Religion Book Reviews (page 3)

THE SHADOW OF THE SWORDS by Chenar Med
RELIGION
Released: Nov. 14, 2014

"Earnest, passionate, and sure to ignite controversy, though it does so with a range of Islamic sources."
From debut author Med, fiery polemic criticizing the Quran, the Prophet Muhammad, and the rise of Islam. Read full book review >
HISTORY
Released: Nov. 12, 2014

"This intriguing ancient text deserves a solid academic study by serious scholars. Unfortunately, this book is not it."
Exploration of a long-forgotten text. Read full book review >

RELIGION
Released: Nov. 12, 2014

"A brief, digestible investigation of religion and historical topics."
Debut author Jehangir offers a brief look at Christianity and its relationship to other world religions.How is one to understand the Holy Trinity? Read full book review >
HISTORY
Released: Nov. 10, 2014

"An enjoyable way for moderate or lapsed Christians to learn the history—and possible absurdities—of their faith."
An attorney offers a highly readable debut treatise on the history and contradictions of Christianity and its Gospels. Read full book review >
AN AMERICAN CARDINAL by Christina Boyle
BIOGRAPHY & MEMOIR
Released: Nov. 4, 2014

"An enjoyable but less-than-objective biography of 'one of the most prominent Catholics in the world.'"
Biography of the current cardinal from New York. Read full book review >

DARK MIRROR by Sara Lipton
HISTORY
Released: Nov. 4, 2014

"With plenty of illustrations to bolster the text, Lipton has assembled remarkably detailed evidence of the growth of the anti-Jewish images found in the expansion of learning at the beginning of the Middle Ages."
Lipton (History/SUNY Stony Brook; Images of Intolerance: The Representation of Jews and Judaism in the Bible moralisée, 1999) sets out to show that negative images of Jews first appeared as early as the 12th century, long before the generally accepted 15th-century beginnings.Read full book review >
PRAYER by Timothy Keller
RELIGION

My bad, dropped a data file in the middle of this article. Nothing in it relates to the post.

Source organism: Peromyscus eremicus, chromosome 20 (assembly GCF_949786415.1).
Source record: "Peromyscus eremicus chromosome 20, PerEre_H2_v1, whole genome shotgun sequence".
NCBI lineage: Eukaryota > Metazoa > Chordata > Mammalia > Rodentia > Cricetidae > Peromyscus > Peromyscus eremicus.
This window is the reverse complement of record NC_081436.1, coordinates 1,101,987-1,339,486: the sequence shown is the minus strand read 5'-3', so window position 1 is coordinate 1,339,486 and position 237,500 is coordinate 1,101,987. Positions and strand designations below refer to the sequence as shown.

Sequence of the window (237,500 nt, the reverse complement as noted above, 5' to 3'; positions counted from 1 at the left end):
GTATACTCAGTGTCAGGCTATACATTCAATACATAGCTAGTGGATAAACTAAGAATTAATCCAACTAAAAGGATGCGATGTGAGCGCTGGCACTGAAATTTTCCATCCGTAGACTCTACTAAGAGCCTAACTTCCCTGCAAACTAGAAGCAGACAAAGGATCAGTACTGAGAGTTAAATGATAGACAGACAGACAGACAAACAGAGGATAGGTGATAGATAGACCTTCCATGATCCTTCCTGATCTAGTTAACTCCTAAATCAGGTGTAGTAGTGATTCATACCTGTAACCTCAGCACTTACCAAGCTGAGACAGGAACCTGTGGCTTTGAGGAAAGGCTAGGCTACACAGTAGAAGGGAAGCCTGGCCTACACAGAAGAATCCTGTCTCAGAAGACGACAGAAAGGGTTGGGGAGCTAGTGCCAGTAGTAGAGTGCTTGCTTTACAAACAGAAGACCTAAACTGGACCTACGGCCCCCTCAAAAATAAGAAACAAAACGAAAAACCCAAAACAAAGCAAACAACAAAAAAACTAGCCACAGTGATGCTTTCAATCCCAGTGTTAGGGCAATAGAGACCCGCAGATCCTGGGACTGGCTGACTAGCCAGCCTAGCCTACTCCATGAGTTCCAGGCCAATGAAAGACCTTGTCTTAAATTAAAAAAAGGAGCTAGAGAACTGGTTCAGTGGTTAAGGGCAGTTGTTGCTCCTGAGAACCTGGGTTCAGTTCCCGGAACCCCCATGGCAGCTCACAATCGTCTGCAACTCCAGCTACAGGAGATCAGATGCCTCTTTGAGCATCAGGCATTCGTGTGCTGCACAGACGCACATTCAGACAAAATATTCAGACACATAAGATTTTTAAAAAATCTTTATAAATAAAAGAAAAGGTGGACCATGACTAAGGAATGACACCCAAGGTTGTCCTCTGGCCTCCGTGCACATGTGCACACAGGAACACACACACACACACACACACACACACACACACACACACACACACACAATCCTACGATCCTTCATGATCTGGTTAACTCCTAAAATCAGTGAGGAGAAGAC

Released: Nov. 4, 2014

"Not always riveting reading, but Keller provides a contextually rich guide and companion to prayer."
A popular pastor puts the Bible back in prayer and sets the stage for an informed conversation with God. Read full book review >
RELIGION
Released: Nov. 4, 2014

"Though saddled with the burden of tangible proof, Alexander's impassioned report nevertheless forms a buoyant testimonial."
An afterlife proponent expounds upon the existence of heaven. Read full book review >
FIELDS OF BLOOD by Karen Armstrong
HISTORY
Released: Oct. 30, 2014

"An intriguing read, useful resource and definitive voice in defense of the divine in human culture."
Comparative religions expert Armstrong (Twelve Steps to a Compassionate Life, 2010, etc.) provides a comprehensive and erudite study of the history of violence in relation to religion. Read full book review >
Dialogue with an Angel by Friedhelm Hermesmann
RELIGION
Released: Oct. 29, 2014

"An often engaging change-of-heart story about an avaricious stockbroker's divinely inspired transformation."
Hermesmann, in his debut, offers a short parable about a wealthy man who has a heavenly encounter on the road. Read full book review >
AT HOME IN EXILE by Alan Wolfe
RELIGION
Released: Oct. 28, 2014

"A thought-provoking and optimistic look at global Judaism."
In defense of the Jewish diaspora. Read full book review >
RELIGION
Released: Oct. 28, 2014

"Both erudite and intimate, Metaxas invites even the scoffer to wonder."
Biographer and cultural commentator Metaxas (Seven Men: And the Secret of Their Greatness, 2013, etc.) addresses the concept of the miraculous in a work both intellectual and personal in approach.Read full book review >
Kirkus Interview
Frank Bruni
March 31, 2015

Over the last few decades, Americans have turned college admissions into a terrifying and occasionally devastating process, preceded by test prep, tutors, all sorts of stratagems, all kinds of rankings, and a conviction among too many young people that their futures will be determined and their worth established by which schools say yes and which say no. In Where You Go Is Not Who You’ll Be, New York Times columnist Frank Bruni explains why, giving students and their parents a new perspective on this brutal, deeply flawed competition and a path out of the anxiety that it provokes. “Written in a lively style but carrying a wallop, this is a book that family and educators cannot afford to overlook as they try to navigate the treacherous waters of college admissions,” our reviewer writes. View video >